Book Image

OpenNI Cookbook

By : Soroush Falahati
Book Image

OpenNI Cookbook

By: Soroush Falahati

Overview of this book

The release of Microsoft Kinect, then PrimeSense Sensor, and Asus Xtion opened new doors for developers to interact with users, re-design their application’s UI, and make them environment (context) aware. For this purpose, developers need a good framework which provides a complete application programming interface (API), and OpenNI is the first choice in this field. This book introduces the new version of OpenNI. "OpenNI Cookbook" will show you how to start developing a Natural Interaction UI for your applications or games with high level APIs and at the same time access RAW data from different sensors of different hardware supported by OpenNI using low level APIs. It also deals with expanding OpenNI by writing new modules and expanding applications using different OpenNI compatible middleware, including NITE. "OpenNI Cookbook" favors practical examples over plain theory, giving you a more hands-on experience to help you learn. OpenNI Cookbook starts with information about installing devices and retrieving RAW data from them, and then shows how to use this data in applications. You will learn how to access a device or how to read data from it and show them using OpenGL, or use middleware (especially NITE) to track and recognize users, hands, and guess the skeleton of a person in front of a device, all through examples.You also learn about more advanced aspects such as how to write a simple module or middleware for OpenNI itself. "OpenNI Cookbook" shows you how to start and experiment with both NIUI designs and OpenNI itself using examples.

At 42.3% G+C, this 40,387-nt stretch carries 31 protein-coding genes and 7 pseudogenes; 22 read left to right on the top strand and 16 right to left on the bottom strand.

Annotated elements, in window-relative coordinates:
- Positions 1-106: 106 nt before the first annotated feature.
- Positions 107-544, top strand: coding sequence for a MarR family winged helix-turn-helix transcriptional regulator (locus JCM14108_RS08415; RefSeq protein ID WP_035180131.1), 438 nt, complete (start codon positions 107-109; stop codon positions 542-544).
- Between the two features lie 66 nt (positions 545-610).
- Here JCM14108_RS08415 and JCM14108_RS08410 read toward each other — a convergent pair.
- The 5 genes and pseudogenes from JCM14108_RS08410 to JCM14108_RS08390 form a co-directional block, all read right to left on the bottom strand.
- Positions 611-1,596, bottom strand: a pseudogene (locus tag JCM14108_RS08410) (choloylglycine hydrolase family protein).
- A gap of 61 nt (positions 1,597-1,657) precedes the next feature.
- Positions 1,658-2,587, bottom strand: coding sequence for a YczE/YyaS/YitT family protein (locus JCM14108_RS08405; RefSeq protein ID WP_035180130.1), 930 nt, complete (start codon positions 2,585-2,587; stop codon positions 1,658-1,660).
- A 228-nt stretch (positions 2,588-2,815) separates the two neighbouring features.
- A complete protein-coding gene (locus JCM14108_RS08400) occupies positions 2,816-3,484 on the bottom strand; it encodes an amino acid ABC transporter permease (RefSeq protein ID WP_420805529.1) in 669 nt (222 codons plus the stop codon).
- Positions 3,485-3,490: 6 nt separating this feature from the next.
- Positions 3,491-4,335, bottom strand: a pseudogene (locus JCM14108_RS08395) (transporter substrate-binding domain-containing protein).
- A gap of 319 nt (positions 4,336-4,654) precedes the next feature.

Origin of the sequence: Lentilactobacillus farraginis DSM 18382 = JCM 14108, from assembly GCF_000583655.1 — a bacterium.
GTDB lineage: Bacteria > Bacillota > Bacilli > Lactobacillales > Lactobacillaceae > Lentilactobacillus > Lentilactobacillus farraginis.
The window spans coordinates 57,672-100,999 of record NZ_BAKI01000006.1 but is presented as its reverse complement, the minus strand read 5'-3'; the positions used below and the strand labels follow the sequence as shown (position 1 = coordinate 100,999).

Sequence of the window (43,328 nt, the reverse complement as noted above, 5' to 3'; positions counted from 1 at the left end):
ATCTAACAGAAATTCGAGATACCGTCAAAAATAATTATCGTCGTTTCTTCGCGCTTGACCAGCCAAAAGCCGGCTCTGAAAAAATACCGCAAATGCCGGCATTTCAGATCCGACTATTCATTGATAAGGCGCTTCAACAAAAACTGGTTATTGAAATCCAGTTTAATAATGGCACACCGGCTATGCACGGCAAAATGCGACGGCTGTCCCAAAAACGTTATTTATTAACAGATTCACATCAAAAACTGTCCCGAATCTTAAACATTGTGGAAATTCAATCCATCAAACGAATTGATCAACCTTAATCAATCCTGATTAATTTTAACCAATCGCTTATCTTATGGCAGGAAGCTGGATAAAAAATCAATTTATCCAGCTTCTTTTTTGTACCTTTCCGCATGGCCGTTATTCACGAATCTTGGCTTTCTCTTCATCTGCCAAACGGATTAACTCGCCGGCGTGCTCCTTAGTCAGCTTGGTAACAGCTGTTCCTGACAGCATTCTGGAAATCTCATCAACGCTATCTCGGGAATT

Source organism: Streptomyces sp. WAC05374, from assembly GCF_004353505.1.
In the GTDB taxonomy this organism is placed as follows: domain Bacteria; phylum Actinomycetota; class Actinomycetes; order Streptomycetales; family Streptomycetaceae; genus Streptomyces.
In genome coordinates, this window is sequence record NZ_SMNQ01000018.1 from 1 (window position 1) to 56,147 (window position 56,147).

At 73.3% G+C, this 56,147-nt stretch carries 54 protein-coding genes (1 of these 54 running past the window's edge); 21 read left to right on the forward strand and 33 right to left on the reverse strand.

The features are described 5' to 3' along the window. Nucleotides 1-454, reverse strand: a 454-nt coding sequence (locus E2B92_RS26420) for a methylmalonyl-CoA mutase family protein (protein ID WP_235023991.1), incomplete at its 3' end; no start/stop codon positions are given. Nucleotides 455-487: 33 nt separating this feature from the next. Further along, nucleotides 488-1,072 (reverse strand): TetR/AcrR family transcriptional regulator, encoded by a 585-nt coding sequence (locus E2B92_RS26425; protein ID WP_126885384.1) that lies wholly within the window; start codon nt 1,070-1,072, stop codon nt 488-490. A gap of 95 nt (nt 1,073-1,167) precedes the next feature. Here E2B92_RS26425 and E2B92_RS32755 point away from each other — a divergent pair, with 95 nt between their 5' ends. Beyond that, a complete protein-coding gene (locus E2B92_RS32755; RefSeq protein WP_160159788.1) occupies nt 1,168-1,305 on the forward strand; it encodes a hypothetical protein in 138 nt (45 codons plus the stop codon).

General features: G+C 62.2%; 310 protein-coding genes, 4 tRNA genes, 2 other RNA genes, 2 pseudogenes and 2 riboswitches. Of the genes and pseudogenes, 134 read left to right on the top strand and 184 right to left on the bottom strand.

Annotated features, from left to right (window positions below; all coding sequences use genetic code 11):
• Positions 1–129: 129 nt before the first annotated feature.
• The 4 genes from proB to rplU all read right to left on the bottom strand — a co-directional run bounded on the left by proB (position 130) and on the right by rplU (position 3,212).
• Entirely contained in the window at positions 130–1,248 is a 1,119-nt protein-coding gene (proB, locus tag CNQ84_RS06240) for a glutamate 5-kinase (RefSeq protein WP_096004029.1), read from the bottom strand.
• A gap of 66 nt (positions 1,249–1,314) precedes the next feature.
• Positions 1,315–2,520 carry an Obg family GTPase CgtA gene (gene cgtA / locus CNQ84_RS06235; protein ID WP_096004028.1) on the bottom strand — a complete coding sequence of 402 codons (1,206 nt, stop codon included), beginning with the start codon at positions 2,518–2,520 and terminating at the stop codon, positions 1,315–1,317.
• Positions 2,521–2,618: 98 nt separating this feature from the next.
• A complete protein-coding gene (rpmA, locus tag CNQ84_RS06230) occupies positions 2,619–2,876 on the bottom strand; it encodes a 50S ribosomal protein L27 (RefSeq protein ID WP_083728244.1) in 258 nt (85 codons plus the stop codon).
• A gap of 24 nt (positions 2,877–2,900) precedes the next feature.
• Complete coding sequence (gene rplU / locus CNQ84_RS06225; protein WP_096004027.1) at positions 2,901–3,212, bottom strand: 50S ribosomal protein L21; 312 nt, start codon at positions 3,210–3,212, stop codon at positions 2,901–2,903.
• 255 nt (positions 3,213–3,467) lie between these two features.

Table of Contents (14 chapters)
OpenNI Cookbook
About the Author
About the Reviewers

Selecting a specific device for accessing depth stream

We discussed about how to retrieve a list of connected devices but we never used this data to select one of those devices; we always used ANY_DEVICE as the parameter for the openni::Device::open() method without even asking ourselves what this parameter is.

In this recipe, we will show you how to select your desired device and open it. Then create openni::VideoStream for the depth sensor of this device.

But first let's talk about the openni::Device::open() method. Actually this method has a parameter of type string (actually a character array) containing the hardware location (Uri) of the desired device. We always used ANY_DEVICE as the parameter of this method until now, but actually ANY_DEVICE is equal to null and is used only for better reading of code. When passing null as the parameter of this method, OpenNI automatically selects the first device in the list of loaded and recognized devices. So if we want to select our desired device...